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In Defense of Chaos

Book Review of: In Defense of Chaos

The Chaology of Politics, Economics, and Human Action

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Review of In Defense of Chaos, by L.K. Samuels (Hardcover, 2013)

(You can print this review in landscape mode, if you want a hardcopy)


This is a serious work that every person registered to vote should consider not just required reading, but required study. If you've been a victim of the left-wing/right-wing distraction from reality, this book will help you get on course. If you want to be an informed person with a solid understanding of how we got to where we are (and where we are headed), this book is for you. This may well be the work that brings sanity into the public discourse, enabling the restoration of lawful government and civil liberty.

The quality of this book would indicate a price about ten times what it sells for. It's on par with a graduate level text, except it's written in a more clear and understandable way. The work holds to the highest standards of scholarly research, yet is written to be accessible to the ordinary citizen. At the end of this review, I discuss a couple of weaknesses (they are fairly trivial).

Every chapter is followed by a bibliography for that chapter. Most of the chapters have a bibliography larger than what you'll find for entire books about this size. I took a close look at the sources. Most are impeccable. But I didn't need to look at the bibliographies to know that the author had done his homework. I wasn't far into Chapter One before it dawned on me that this book was the product of deep and methodical research. That chapter, like the others, provides the reader with a plethora of interesting, useful, relevant facts. Delightful!

Samuels explains concepts of government in terms of chaos theory (which he also explains, along with other relevant areas of knowledge). His basic premise is that the more a government suppresses societal and economic choices, the worse things become. The more power a government exerts, the more lawless that government becomes. He uses many examples from history to illustrate how this works. Of course, here in the USA we have our own gangsta government that operates outside the law.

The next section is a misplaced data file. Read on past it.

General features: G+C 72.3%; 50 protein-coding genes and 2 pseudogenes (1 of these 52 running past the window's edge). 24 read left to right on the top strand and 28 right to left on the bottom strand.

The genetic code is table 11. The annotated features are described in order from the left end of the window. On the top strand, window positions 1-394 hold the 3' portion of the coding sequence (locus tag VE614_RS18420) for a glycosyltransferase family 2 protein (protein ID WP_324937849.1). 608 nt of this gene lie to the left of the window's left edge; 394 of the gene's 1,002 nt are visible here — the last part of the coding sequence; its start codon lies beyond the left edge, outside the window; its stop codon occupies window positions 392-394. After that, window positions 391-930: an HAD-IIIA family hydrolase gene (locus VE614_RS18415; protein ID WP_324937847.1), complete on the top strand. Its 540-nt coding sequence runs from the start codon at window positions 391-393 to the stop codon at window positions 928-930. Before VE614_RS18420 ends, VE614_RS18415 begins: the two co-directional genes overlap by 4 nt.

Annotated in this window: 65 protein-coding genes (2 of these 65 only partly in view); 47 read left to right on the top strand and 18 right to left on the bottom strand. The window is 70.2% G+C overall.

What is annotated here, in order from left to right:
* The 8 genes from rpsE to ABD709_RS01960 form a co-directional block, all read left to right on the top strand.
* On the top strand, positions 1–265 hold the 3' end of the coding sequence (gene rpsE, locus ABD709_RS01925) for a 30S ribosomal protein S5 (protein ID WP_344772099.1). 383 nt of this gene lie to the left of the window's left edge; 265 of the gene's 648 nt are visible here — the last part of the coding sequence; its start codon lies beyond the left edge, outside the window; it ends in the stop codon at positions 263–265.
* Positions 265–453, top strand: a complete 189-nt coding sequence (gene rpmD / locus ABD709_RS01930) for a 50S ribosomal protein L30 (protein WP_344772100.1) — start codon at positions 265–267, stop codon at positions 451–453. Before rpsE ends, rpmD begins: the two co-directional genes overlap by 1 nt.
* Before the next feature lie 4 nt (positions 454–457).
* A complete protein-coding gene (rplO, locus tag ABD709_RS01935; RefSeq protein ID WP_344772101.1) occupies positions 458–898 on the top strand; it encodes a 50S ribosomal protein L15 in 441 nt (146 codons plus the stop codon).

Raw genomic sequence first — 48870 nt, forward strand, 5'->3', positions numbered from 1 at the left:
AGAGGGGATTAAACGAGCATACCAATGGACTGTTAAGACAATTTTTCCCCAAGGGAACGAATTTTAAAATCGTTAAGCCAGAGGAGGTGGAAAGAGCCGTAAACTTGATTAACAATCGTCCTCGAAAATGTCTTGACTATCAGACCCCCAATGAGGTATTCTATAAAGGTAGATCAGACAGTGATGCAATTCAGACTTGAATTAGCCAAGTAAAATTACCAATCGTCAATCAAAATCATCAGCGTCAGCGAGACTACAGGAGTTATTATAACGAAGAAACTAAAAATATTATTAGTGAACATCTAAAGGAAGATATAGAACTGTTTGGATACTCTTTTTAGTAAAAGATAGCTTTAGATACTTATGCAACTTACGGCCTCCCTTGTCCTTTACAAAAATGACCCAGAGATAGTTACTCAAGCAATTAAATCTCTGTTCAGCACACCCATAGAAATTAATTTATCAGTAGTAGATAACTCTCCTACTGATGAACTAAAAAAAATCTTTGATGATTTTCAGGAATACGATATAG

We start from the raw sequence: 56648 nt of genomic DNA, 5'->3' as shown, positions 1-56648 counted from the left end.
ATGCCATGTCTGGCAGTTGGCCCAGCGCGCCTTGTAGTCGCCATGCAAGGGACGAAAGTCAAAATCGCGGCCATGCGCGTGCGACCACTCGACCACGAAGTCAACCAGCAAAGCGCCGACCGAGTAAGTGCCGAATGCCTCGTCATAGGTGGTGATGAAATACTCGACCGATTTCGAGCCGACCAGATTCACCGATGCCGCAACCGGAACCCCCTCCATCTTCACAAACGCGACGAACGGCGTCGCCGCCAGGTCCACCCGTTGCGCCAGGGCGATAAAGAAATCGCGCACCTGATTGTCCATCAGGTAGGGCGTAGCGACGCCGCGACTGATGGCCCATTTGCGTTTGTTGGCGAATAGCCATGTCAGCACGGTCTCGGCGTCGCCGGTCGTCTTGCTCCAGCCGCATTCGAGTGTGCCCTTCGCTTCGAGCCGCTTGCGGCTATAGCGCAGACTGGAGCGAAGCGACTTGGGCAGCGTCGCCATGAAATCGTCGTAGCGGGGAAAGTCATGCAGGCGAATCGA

Some background: the criminal oligarchy

Between 2008 and 2012, the nonFederal nonReserve gave to the big banksters $49 trillion (that's 12 zeroes) of money it counterfeited just for that purpose. Think about the implications. Think about how well that illustrates what a criminal regime occupies the District of Corruption and how blatantly it plunders us. No mafia family ever came close to stealing this much money.

It amazes me that relatively few Americans understand that the current criminal regime spent decades vying for power since our nation's founding days. It's an old regime. If you doubt this, look up the name "Biddle." Same family, same oligarchy. There was a bankster Biddle who fought against Andrew Jackson (and lost), and there was a bankster Biddle involved in the 2008 financial "crisis" (it was really a vast transfer of wealth from ordinary citizens to the banksters, and was abetted by the "Too Big to Jail" bailouts).

This same oligarchy gave us our bloodiest war ever (the war between the states, which was not a civil war). Following the "Chinese problem" in the 1880s, these people merged the two political parties into the single, dominant party we have today. That party has two wings, each of which pretends to be opposed but which really work together to steal. It's simple enough to see this; nothing has changed when either wing "controls" the House, Senate, and Executive or is otherwise presumably in power. The rampant crime just continues. Clearly, they are cooperating and colluding. The participants in this fake political system are rewarded handsomely, seeing their wealth grow 15% during the same period in which the average American's wealth declined by 4%.

Why does it happen and other questions

The preceding information on the oligarchy is something I knew before reading this book (I don't recall that Samuels even discussed it, but he's no doubt aware of it). What I didn't understand is why this type of scenario plays out again and again. And:

  • Why is it that nearly every federal program achieves the opposite of what its stated goal is?
  • Why do federal regulations nearly always increase, rather than decrease, the incidences of the very problems they are supposed to solve?